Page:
Cities can also implement curfews, which became a popular method to stifle protests following Floyd's killing. The American Civil Liberties Union filed a lawsuit against Los Angeles County's use of curfews, calling the restrictions unconstitutional.
Rights around photo and video documentation
In this day and age, it is incredibly easy to document protests. Most people have smartphones that can take pictures and record videos. However, you'll want to be aware of not only how to keep your phone secure (surveillance is real, people), but of what specific rights you have to document incidents so you cannot be intimidated by any officials who don't want to be caught on camera doing something suspect.
Once again, the First Amendment is relevant because it gives you the right to record the police. However, the Electronic Frontier Foundation noted that most federal appellate courts who've upheld this right limit it to recording the police when they're exercising their official duties in public. In other words, if a cop is off duty or in a private space, your right to record them may be a little more tenuous. You should also know that different states may have their own rules about audio recording.
Because the Supreme Court hasn't taken up the matter of recording police or government officials specifically, you should do research about what rules exist in your particular jurisdiction. See what local court rulings have been made, and how police or other officials have treated documentation at similar protests.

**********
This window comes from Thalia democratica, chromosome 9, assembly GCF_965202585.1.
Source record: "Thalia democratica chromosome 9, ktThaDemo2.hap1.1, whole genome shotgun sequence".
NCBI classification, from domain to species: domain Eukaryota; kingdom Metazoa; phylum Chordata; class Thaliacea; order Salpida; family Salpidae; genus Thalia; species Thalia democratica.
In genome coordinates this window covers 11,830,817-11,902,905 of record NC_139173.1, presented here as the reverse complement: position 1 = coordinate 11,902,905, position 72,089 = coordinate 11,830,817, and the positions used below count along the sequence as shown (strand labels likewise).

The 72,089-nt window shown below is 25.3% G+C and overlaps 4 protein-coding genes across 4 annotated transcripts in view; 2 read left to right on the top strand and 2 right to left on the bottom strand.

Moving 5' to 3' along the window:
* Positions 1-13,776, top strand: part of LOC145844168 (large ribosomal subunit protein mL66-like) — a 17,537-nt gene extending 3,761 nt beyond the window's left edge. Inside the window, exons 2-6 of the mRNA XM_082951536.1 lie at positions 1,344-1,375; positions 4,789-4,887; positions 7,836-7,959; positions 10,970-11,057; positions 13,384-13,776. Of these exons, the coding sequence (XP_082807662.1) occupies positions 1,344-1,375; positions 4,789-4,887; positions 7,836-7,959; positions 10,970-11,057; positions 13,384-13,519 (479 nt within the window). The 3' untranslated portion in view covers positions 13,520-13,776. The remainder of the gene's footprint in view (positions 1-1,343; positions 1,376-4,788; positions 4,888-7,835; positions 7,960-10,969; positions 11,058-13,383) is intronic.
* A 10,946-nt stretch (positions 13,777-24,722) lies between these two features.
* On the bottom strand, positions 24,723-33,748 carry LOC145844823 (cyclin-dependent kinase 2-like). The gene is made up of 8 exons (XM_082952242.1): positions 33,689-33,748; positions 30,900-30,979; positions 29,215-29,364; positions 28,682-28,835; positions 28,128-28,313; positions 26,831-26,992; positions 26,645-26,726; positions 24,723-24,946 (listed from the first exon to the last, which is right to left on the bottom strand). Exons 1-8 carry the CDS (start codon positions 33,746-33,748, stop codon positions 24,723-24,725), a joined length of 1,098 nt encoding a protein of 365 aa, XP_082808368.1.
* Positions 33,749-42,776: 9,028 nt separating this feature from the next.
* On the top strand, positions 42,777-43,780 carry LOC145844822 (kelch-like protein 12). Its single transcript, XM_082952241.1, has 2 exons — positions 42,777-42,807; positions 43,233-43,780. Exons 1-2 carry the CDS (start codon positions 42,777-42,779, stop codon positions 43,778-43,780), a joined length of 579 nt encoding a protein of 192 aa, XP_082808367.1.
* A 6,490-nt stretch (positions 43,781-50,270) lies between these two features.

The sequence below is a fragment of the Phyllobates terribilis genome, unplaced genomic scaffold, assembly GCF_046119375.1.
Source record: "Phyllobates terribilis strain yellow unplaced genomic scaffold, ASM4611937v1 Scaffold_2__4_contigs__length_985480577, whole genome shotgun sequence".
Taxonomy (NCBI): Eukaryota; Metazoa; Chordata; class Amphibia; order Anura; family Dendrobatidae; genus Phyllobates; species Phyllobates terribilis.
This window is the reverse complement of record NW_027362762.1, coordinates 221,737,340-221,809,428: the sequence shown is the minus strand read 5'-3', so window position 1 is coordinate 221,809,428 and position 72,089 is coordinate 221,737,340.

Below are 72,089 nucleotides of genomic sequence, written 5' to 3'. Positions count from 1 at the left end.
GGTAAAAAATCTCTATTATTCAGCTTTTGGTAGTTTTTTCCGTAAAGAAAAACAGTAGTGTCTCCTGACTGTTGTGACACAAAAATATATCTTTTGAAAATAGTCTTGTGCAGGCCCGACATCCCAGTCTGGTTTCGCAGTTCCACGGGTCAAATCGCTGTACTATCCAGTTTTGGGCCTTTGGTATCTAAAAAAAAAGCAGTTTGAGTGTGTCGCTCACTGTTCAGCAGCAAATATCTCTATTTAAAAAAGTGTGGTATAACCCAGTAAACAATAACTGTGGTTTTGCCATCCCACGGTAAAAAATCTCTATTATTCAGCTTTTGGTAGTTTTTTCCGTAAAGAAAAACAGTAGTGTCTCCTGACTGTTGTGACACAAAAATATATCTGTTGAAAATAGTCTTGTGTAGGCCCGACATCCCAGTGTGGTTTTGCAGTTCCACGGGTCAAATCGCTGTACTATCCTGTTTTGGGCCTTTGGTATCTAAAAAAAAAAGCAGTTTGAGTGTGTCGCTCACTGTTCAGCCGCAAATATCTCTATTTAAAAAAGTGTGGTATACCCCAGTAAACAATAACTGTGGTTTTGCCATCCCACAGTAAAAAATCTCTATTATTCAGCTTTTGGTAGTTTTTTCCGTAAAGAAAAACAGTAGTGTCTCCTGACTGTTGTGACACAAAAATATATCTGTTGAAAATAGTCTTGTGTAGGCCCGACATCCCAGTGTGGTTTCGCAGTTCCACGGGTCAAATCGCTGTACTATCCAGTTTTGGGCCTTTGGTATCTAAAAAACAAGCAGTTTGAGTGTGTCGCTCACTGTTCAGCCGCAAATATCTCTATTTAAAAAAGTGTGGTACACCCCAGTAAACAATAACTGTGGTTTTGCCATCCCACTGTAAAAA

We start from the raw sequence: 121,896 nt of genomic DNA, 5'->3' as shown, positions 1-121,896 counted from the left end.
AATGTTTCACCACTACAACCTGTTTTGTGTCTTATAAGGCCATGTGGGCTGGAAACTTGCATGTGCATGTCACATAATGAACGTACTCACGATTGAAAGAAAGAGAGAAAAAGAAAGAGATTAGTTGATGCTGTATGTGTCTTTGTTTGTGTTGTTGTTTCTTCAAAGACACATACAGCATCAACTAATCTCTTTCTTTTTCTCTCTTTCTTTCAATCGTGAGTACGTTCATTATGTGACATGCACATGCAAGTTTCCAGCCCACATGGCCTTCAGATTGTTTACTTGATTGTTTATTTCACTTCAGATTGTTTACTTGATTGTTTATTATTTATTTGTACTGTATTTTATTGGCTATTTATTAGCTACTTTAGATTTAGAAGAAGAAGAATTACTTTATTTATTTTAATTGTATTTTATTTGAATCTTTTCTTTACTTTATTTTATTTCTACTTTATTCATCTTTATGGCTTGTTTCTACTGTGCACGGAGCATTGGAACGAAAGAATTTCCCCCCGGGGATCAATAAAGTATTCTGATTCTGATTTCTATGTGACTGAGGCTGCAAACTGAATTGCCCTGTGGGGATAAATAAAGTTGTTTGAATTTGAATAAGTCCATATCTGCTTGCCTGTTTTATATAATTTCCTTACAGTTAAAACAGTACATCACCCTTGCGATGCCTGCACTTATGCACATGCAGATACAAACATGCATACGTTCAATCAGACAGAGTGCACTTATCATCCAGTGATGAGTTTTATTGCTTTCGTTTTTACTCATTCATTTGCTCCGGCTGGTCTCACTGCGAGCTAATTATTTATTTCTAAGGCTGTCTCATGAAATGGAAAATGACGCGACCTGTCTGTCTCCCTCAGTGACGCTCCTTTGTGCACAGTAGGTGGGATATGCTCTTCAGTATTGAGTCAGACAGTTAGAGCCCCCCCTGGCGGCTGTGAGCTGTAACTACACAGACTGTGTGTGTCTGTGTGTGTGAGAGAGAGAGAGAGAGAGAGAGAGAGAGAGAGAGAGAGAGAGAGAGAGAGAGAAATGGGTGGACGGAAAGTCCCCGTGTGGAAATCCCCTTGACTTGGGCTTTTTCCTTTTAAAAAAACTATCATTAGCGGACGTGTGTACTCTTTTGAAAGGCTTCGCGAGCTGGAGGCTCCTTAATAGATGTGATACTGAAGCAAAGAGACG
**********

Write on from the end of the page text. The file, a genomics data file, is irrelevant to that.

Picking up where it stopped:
Even still, having the legal right to do something doesn't mean that you won't encounter pushback from the people you're recording. For example, police may demand your phone — though, legally, you don't have to hand it over.
What about counter-protesters?
Counter-protesters show up to protest a protest. Sometimes, they're needed, like when people mobilize to counter anti-abortion groups. However, counter-protesters are a lot less cool when they're people showing up to promote hate at other events. So, how are you allowed to respond to them?
First, you have to recognize that they're given the same rights to protest as you. That means, technically, that the white supremacist who shows up at the next rally for Black lives has a legal right to be there.
Now, that doesn't mean you as an individual have to accept them. You are free to document them if they are in a public place. But despite its popularity as a meme, punching Nazis can be illegal in some cases. It doesn't mean you'd be a bad person for doing it — but you should just be aware of how to legally punch a Nazi.
What if my rights have been violated?
All right, you know your rights. But if you've been paying attention, you also know that having a legal right doesn't necessarily mean it will be upheld. What do you do if your rights are violated?
You should try to write down everything that you can. The ACLU recommends taking down any involved officer's badge number and patrol car number, as well as noting which agency they work for and any other available information. If there's video evidence, get it and save it. If there are witnesses, you'll want their contact information. If you have injuries, photograph them. All of this information can be used to file official complains with internal affairs divisions or civilian complaint boards, or even put together a lawsuit of your own.